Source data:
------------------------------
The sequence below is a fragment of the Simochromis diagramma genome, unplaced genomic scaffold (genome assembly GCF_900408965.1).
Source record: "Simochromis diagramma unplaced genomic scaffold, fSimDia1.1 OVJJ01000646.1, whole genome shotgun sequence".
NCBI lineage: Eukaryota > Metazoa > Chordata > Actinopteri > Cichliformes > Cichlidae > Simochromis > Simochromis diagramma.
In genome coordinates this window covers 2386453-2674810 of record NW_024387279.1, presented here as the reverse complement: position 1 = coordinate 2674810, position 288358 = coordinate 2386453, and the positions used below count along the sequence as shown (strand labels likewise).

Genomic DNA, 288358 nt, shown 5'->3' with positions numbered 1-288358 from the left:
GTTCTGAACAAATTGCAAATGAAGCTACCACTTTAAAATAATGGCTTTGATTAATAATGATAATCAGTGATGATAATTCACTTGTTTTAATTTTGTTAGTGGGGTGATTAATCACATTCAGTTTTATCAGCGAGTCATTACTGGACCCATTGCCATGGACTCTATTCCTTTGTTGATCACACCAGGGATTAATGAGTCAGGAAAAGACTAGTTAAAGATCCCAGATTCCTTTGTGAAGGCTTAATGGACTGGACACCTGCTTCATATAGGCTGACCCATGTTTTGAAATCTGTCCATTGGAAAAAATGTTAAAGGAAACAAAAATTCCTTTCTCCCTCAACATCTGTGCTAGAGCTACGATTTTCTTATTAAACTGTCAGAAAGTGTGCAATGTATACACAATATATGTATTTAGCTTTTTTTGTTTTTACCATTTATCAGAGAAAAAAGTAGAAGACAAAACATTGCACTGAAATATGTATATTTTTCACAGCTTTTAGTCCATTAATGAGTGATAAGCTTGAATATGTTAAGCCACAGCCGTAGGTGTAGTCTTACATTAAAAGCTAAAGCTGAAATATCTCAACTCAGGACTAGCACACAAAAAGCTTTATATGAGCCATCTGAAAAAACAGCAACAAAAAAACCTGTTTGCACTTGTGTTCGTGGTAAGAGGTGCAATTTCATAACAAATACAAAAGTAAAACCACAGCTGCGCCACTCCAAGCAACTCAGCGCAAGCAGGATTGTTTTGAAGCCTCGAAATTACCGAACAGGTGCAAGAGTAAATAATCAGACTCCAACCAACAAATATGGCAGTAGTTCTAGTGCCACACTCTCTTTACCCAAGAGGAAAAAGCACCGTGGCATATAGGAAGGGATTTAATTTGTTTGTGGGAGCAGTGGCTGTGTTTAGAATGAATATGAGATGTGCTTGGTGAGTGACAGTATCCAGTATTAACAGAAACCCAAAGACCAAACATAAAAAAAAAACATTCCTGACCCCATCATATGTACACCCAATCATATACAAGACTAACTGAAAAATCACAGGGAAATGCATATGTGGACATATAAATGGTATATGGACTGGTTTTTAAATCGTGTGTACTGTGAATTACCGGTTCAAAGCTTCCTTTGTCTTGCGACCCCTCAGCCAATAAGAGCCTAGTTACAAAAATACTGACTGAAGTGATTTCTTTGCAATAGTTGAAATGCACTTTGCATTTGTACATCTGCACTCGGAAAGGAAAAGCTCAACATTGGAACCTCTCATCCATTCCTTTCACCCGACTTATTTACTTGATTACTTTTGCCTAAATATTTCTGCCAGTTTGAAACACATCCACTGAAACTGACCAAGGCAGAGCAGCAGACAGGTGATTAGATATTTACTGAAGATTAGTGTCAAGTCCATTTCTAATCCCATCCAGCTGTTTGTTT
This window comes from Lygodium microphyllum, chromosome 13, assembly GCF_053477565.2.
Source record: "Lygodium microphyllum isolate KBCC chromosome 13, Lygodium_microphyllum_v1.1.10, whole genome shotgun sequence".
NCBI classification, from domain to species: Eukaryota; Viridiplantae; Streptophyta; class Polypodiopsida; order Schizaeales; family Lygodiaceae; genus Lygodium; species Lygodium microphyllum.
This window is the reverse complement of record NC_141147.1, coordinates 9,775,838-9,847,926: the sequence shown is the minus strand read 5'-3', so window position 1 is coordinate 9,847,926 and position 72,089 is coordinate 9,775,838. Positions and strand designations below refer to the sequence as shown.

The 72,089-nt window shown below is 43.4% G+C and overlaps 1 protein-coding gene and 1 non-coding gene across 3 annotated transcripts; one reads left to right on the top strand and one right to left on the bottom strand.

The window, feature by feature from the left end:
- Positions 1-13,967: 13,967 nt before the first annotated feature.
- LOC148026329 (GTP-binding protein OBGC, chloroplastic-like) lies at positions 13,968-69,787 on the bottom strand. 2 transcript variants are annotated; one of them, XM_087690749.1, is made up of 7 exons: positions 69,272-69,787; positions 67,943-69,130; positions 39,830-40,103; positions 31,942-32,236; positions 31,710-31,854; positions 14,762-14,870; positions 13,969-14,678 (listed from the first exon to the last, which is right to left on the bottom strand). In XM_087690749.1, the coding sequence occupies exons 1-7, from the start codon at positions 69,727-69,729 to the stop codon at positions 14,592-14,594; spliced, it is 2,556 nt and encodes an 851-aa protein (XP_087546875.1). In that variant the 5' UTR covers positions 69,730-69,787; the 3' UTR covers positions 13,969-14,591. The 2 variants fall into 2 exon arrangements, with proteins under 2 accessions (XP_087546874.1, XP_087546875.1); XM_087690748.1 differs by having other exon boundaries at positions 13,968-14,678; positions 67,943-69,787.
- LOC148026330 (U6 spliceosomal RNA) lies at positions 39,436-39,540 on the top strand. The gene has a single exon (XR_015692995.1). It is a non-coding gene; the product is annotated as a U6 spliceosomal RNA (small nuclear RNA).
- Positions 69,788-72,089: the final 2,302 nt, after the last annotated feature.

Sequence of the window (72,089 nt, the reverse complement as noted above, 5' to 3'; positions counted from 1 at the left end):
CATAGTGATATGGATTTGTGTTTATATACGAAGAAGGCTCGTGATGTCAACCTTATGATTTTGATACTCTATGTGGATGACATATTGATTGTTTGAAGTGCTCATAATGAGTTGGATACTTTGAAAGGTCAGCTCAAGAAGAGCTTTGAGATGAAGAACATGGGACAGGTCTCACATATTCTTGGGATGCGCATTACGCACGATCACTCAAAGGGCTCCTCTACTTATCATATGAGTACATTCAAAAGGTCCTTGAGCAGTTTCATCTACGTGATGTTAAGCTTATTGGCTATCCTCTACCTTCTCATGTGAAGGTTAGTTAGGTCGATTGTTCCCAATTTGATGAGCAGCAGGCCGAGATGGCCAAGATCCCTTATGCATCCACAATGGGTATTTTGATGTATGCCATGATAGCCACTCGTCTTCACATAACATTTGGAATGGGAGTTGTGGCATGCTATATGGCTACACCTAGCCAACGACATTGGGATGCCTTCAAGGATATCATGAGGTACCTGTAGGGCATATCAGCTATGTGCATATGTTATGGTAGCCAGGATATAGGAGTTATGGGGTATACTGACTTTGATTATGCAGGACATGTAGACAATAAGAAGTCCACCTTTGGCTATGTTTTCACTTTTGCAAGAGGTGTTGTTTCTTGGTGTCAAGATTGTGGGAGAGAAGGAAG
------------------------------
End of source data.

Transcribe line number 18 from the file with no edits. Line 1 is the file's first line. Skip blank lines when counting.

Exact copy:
CATAGTGATATGGATTTGTGTTTATATACGAAGAAGGCTCGTGATGTCAACCTTATGATTTTGATACTCTATGTGGATGACATATTGATTGTTTGAAGTGCTCATAATGAGTTGGATACTTTGAAAGGTCAGCTCAAGAAGAGCTTTGAGATGAAGAACATGGGACAGGTCTCACATATTCTTGGGATGCGCATTACGCACGATCACTCAAAGGGCTCCTCTACTTATCATATGAGTACATTCAAAAGGTCCTTGAGCAGTTTCATCTACGTGATGTTAAGCTTATTGGCTATCCTCTACCTTCTCATGTGAAGGTTAGTTAGGTCGATTGTTCCCAATTTGATGAGCAGCAGGCCGAGATGGCCAAGATCCCTTATGCATCCACAATGGGTATTTTGATGTATGCCATGATAGCCACTCGTCTTCACATAACATTTGGAATGGGAGTTGTGGCATGCTATATGGCTACACCTAGCCAACGACATTGGGATGCCTTCAAGGATATCATGAGGTACCTGTAGGGCATATCAGCTATGTGCATATGTTATGGTAGCCAGGATATAGGAGTTATGGGGTATACTGACTTTGATTATGCAGGACATGTAGACAATAAGAAGTCCACCTTTGGCTATGTTTTCACTTTTGCAAGAGGTGTTGTTTCTTGGTGTCAAGATTGTGGGAGAGAAGGAAG